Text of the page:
But St. Clair...

Just let me roll my eyes at all the cheesiness that came along with St. Clair.

Okay, I’m done.

That’s all I’m saying on the subject.

Where is this damn french kiss?

First of all, I loved Dave. I wanted Anna to GET IT TOGETHER with her brain so badly and date him sooner. Sure, he wasn’t perfect, but what 17-year-old is? I loved him. I love how he flirted with her and asked her out and he was so great, until he was a 17-year old. Stephanie’s story had perfect realism (except for how dumb Anna was sometimes and even that is debatable realism). The ups and downs of the story were 110% possible for Anna and her life. Except how pretty she was. I don’t think she was pretty with the gap in her teeth. But maybe that’s just me. Whatever. She was the main character so OF COURSE the guys liked her.

Still, the french kiss is in the freaking title. I don’t think Stephanie could have waited longer for this damn kiss. I was SO HAPPY every time Anna and St. Clair got closer to being together. At the very end, I was so upset at Anna for being mad that St. Clair ran after Meredith and then still didn’t come to her. I knew what he was doing. So why was she so DUMB? I’m sorry, but she was DUMB.  

Yes, I liked it, so hand me Lola.

I did enjoy Anna and the French Kiss. It was everything I love in a contemporary YA romance. There was a cute (and British! -ish) boy, there was a girl, there were complications and there was an awesome kiss in a french graveyard. Plus, Stephanie Perkins can write. I always appreciate an author who can write round characters in believable situations set in awesome cities. I laughed, I teared up, and I screamed when we FINALLY got that french kiss. I will recommend it and I may even read it again one day. I’m excited to get and read Lola, as I think it will be better. Stephanie’s stories have an originality to them that’s hard to come by these days. I see contemporary YA becoming so much more realistic than it was ten years ago. I’m glad I read it. Was I amazed as you all seemed to be? No. But that’s hype for you.

19 September 2012

The Diviners: This Book Has Shirtless Boys

The Diviners by Libba Bray
(Little, Brown Books for Young Readers, September 18, 2012)

Evie O'Neill has been exiled from her boring old hometown and shipped off to the bustling streets of New York City--and she is pos-i-toot-ly thrilled. New York is the city of speakeasies, shopping, and movie palaces! Soon enough, Evie is running with glamorous Ziegfield girls ad rakish pickpockets. The only catch is Evie has to live with her Uncle will, curator of The Museum of American Folklore, Superstition, and the Occult--also known as "The Museum of Creepy Crawlies."

When a rash of occult-based murders comes to light, Evie and her uncle are right in the thick of the investigation. and through it all, Evie has a secret: a mysterious power that could help catch the killer--if he doesn't catch her first. (summary courtesy of amazon.com)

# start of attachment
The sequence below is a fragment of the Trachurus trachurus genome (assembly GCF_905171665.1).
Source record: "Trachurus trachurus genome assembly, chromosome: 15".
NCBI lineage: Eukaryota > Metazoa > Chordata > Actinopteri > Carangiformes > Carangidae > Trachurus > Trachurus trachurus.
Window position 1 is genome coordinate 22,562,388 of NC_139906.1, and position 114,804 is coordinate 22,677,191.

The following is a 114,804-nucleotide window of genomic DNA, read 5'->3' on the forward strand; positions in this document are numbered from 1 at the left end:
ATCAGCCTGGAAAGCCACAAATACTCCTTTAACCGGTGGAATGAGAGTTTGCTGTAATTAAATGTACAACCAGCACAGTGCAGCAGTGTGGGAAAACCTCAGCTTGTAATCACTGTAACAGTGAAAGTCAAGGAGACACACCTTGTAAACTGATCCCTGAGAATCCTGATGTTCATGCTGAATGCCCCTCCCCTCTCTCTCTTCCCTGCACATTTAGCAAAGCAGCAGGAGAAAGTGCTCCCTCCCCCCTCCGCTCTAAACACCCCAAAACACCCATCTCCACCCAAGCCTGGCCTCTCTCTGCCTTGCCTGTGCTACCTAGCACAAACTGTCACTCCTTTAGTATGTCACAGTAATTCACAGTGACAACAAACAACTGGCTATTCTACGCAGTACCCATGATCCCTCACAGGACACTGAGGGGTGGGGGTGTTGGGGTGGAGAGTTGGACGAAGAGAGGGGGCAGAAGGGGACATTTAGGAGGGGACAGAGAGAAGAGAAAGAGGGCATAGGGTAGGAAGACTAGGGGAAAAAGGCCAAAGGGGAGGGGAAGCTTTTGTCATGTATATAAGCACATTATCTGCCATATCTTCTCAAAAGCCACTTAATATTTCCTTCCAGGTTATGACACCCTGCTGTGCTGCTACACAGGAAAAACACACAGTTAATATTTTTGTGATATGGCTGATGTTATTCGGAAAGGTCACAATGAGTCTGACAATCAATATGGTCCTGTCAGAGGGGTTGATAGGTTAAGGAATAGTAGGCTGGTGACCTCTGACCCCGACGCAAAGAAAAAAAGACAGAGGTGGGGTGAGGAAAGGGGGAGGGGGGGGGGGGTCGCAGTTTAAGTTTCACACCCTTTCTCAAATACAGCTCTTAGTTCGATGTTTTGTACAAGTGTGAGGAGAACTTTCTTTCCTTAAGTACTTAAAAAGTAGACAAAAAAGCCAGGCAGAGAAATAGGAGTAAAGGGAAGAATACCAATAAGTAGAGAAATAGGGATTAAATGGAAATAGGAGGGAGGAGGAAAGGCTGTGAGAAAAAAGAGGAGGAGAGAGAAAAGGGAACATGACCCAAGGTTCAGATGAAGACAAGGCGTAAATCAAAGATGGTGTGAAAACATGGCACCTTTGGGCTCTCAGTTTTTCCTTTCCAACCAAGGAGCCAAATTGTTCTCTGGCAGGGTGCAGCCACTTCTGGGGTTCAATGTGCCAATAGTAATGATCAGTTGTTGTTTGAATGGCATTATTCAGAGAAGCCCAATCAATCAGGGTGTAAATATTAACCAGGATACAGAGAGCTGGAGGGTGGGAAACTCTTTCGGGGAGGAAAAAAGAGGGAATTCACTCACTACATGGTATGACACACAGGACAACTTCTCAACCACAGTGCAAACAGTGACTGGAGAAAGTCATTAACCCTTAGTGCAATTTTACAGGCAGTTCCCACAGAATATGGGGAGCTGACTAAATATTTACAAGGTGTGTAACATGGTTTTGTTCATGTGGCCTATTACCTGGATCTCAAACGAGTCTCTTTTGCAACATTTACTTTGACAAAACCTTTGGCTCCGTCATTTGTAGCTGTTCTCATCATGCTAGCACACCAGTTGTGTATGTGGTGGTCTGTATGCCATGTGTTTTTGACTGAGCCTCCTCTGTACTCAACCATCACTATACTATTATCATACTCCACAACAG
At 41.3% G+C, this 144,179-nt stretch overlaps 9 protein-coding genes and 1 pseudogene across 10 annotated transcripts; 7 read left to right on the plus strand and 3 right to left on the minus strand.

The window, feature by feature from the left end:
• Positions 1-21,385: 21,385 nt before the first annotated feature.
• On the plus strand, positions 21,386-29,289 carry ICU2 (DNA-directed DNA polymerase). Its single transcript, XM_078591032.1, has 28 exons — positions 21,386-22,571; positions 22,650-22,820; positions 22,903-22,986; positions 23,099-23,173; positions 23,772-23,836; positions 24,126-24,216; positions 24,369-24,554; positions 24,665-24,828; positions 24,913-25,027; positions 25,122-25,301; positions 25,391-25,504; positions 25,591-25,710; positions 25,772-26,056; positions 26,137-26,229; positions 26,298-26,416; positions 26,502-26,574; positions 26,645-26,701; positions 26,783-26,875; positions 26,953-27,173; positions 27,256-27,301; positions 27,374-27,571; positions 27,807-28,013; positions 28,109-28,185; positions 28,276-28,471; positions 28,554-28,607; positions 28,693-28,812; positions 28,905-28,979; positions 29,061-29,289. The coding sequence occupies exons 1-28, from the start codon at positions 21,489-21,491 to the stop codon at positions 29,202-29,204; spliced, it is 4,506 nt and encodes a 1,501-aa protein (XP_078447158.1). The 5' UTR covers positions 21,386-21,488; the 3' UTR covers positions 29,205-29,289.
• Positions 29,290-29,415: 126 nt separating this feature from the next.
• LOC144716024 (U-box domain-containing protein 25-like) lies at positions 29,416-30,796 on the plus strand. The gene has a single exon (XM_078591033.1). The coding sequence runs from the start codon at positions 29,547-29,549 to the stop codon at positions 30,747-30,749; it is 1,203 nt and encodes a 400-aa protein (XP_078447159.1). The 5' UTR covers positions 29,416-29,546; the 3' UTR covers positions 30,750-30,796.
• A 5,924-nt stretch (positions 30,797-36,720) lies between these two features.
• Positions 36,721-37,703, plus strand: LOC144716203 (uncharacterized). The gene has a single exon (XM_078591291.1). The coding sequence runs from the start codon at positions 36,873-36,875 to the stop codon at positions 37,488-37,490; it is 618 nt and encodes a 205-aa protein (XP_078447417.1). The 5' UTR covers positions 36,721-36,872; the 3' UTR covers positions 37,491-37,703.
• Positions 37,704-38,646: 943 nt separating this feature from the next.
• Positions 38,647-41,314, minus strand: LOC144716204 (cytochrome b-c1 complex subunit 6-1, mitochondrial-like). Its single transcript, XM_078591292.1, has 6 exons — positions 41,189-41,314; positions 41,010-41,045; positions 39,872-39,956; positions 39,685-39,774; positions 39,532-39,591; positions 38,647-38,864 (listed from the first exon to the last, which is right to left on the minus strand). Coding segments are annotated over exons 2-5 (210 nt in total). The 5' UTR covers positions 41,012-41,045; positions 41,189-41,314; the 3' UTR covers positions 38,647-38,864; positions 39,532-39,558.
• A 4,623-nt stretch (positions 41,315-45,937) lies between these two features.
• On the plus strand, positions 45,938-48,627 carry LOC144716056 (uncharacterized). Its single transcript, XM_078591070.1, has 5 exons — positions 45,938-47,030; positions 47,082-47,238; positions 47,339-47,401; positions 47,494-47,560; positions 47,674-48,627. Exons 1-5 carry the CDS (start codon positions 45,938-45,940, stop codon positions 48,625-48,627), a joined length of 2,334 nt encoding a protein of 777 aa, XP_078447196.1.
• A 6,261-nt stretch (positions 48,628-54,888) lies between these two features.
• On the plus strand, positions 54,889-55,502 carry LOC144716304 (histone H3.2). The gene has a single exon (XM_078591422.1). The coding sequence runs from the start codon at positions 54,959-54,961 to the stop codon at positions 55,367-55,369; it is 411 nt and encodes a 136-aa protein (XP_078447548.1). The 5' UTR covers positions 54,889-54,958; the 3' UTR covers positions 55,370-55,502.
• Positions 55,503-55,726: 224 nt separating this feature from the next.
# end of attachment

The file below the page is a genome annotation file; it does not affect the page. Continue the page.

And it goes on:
Laura: So, Kelly...What did you think of The Diviners? Wasn’t it just perfect?

Kelly: I read 137 pages. *hides*

Laura: WHAT?

Kelly: IT IS LONG (578 pages long, in fact).


Kelly: I have this thing about backstory... it tends to bore me. I *know* it is necessary, but it bores me. I will say that Libba properly puts you in the 1920’s though.

Laura: She does indeed! And while there is a lot of backstory, you do end up needing all of it. Which you will find out...When you FINISH THE BOOK.

Kelly: Yes, yes. OTHER BOOKS were calling my name. But the backstory is all necessary. I see that. Libba does a great job of introducing all the characters and the occult... THINGS that occur.

Laura: And you do need all of that. It is VITAL later. You cannot forget who your characters are, because each independent storyline ends up intertwining as the book progresses.

Kelly: Sometimes I thought she jumped a little too quickly. I had to remind myself that Memphis was in Harlem while Evie was Upper East Side with Theta.

Laura: And I have to say, it really helped that I read this book right after visiting New York City, because I would have had no idea where people were. And I would have thought they were a street away from each other, and it is actually a bigger city than that...

Kelly: Oh, yes! It is a BIG ISLAND. There should have been a map in the book.

Laura: We both have the ARCs...so it possible that there is a map in the finished copy. Someone with the hardcover will have to tell us if that is so in the comments (Imagine, Reader, I am staring pointedly at YOU). Maps are good. I like maps in books. Especially when I have never been to a place! And when walking across my hometown is barely a two mile trip.

Kelly: I am not a map person. I tend to just WANDER. But sometimes I need them in books, because I cannot see the place where I am. Even in The Name of the Star, though I have been to London, the map helped. There was a map. Right?